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Record: oai:ARNO:509084

AuthorE. Wasmann S.J.
TitleA revision of the genus Clidicus
JournalNotes from the Leyden Museum
AbstractThis interesting genus of gigantic Scydmaenidae was described by Laporte, comte de Castelnau, in the Ann. Soc. Entom. de France, 1832, p. 396, and based on the first known species Clidicus grandis) the same species has been figured in the Atlas of the Genera des Coléoptères of Lacordaire, tab. 16, fig. 4, and Fairmaire (Ann. Soc. Ent. de France, 1856, p. 317) added some complementary remarks to its description. In 1863 Pascoe (Journ. of Entomology, II, p. 28, plate II, fig. 3) described a second species as Cl. formicarius. A third species, Cl. taphrocephalus, was added by Gestro in 1878 in the Ann. Mus. Civ. Genova (XII, p. 144). The Clidicus Doriae, described by Schaufuss in the Ann. Mus. Civ. Genova, 1884 [(2) I, p. 419], does not differ essentially from formicarius according to Reitter (Wien. Entom. Ztg. 1887, p. 64). Reitter himself described (loco citato) a supposed new species of Clidicus name of Ganglbaueri; under the but this description was founded upon a mistake, corrected by Reitter on p. 303 of the same volume; the species, which Reitter supposed to be Cl. grandis Casteln. proved to be taphrocephalus Gestro, and Ganglbaueri Reitter is certainly grandis of Castelnau, as the latter author has described as grandis a species with triangular, highly bituberculated head.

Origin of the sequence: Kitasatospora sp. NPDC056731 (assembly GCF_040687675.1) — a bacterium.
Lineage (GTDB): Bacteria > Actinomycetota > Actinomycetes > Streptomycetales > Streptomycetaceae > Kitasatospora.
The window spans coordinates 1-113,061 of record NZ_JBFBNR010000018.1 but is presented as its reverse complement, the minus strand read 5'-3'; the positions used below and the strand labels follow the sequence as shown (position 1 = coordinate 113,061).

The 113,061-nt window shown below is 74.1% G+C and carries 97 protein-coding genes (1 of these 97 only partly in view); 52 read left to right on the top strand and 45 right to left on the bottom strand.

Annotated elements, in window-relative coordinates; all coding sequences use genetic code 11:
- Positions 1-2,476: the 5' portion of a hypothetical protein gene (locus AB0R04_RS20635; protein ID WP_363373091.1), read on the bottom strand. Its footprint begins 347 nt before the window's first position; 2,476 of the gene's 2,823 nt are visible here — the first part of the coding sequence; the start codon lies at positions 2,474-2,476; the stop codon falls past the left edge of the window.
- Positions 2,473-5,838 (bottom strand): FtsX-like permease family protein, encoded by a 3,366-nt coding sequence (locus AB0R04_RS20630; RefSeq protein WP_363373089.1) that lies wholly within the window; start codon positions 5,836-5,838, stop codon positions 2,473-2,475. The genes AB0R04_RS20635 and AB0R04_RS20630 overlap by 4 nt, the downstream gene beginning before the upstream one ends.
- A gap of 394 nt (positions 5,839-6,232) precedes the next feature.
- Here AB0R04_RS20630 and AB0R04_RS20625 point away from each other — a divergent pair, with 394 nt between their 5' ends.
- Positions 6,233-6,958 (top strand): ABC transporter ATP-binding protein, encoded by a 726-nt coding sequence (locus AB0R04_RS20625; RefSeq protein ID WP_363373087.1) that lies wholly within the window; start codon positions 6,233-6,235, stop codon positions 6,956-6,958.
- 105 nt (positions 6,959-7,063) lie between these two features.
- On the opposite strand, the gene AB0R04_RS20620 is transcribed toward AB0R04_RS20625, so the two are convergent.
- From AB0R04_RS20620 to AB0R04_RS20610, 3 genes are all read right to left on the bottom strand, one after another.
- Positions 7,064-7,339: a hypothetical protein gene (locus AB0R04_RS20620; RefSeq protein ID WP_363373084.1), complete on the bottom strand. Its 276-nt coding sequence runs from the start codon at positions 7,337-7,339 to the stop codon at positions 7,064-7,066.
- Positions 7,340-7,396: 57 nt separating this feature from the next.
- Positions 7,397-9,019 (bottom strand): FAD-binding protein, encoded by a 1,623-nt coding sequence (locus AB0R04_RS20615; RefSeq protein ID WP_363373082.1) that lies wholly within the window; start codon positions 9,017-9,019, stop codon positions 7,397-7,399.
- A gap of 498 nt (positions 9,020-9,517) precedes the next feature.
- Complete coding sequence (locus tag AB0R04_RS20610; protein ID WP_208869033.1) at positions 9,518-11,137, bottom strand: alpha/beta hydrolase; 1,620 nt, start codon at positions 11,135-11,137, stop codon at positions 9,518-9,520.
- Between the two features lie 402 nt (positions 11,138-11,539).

Nevertheless I think, we must consider Cl. Ganglbaueri not simply synonymous with grandis Cast., because the specimen in the Hofmuseum of Vienna, which Reitter has described as Ganglbaueri, belongs to a form of grandis with smaller, not perfectly rounded thorax, which I find also among the grants-specimens of the Museum of Leyden and which must be considered as a variety of grandis, whose typical form has a larger, perfectly globose thorax. Perhaps it will be proved later, that this difference is only of sexual or individual character; but meanwhile it will be safer to retain Ganglbaueri as a variety of grandis. Finally I found in the collection of the Leyden Museum a specimen named (but not described) as villosulus Vollenh., which is identical with formicarius Pasc.
Document typearticle
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